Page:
Muhammad Morsi (b. 1951) was the sixth president of Egypt, and its first civilian president, representing the Muslim Brotherhood’s Freedom and Justice Party (FJP). He was elected following the Arab Spring, which created unprecedented political opportunities for government opposition parties. Islamist parties performed especially well in elections—and none more so than the FJP—though Morsi himself won by a slim 3% against Ahmed Shafiq, the former prime minister under Mubarak. However, as the months passed Morsi grew unpopular as president and oversaw a government that many saw as inept on the economy, dominated by Islamists, unsympathetic to minority issues, and increasingly authoritarian.
Following mass protests during the summer of 2013, the Egyptian military led a coup that deposed Morsi and resulted in the arrest and detention of scores of Muslim Brotherhood figures. Charges were brought against Morsi related to the deaths of protestors during a sit-in at the Ittihadiya Palace, the sale of state secrets to foreign countries, and sponsoring terrorism. Pro-Morsi protestors have staged numerous demonstrations since the coup, during which hundreds have died in confrontations with state security forces. He went on trial in November 2013 and is awaiting a third trial in 2014. If convicted, he faces the death penalty.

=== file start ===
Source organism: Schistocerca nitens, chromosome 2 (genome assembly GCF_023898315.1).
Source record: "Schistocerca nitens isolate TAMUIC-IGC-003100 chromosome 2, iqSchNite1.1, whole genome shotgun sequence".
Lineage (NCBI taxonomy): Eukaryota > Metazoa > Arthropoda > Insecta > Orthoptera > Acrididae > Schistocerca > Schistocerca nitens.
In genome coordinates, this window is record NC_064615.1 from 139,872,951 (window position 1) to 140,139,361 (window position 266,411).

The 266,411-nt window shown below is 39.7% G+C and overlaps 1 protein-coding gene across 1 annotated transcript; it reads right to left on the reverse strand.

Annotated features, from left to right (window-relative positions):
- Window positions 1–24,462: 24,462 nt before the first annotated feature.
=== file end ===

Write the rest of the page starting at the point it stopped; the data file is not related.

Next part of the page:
BBC, “Profile: Egypt’s Mohamed Morsi,” BBC News, December 18, 2013, accessed January 14, 2014.
Yasmine El Rashidi, “Egypt: The Rule of the Brotherhood,” The New York Review of Books, February 7, 2013, accessed January 14, 2014.
"Mohamed Morsi, May 2013," Wilson Dias/ABr, from Wikimedia Commons.